# Translations:Prediction-error filters/14/en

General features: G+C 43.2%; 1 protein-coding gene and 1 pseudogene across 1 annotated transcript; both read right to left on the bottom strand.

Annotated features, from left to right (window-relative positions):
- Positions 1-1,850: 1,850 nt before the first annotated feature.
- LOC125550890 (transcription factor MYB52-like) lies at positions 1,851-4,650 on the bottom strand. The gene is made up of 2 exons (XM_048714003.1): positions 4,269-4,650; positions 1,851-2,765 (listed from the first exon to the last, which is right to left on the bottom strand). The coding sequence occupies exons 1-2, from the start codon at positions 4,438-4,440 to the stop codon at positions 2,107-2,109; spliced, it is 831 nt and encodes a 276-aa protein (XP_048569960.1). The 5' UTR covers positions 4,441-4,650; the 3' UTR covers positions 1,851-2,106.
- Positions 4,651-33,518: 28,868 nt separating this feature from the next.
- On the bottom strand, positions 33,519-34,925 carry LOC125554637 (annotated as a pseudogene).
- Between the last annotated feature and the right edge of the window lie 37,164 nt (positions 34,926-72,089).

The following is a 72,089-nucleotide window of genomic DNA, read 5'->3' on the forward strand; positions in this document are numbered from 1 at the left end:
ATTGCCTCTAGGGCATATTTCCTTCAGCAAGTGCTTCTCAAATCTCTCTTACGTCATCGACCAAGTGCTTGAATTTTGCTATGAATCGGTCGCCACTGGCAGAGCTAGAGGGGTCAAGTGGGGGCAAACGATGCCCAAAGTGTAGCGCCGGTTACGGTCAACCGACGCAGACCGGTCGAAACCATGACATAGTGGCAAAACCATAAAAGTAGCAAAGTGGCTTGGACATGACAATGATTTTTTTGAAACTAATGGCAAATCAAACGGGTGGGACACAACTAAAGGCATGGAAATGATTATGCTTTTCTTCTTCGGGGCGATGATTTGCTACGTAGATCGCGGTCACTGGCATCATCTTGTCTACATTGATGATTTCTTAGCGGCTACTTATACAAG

Let us give an example of a case in which the input wavelet is a minimum-delay wavelet. In any deconvolution problem, the first thing to do is to compute the unit-distance prediction-error filter (i.e., the normalized spiking filter). The inverse of the normalized spiking filter gives the minimum-delay wavelet. Figure 3a (left) shows the *minimum-delay input* and Figure 3a (right) shows the *desired output* for the case of unit prediction distance. This desired output is the wavelet advanced by one time unit to the left — that is, the first nonzero coefficient of the desired output occurs at negative time *n* = –1. Figure 3b (left) shows the unit-distance *prediction filter,* and Figure 3b (right) shows the *prediction*. Note that the values for nonnegative times agree well with the desired output. On the other hand, values of the desired output for negative times cannot be reached by the filter. These values give the so-called unreachable prediction error, which for the case of unit prediction distance is simply a spike. Figure 3c (left) shows the unit-distance *prediction-error filter*, and Figure 3c (right) shows the *difference* between the desired output and the prediction. The output of the prediction-error filter is this difference delayed by one time unit (i.e., by the prediction distance).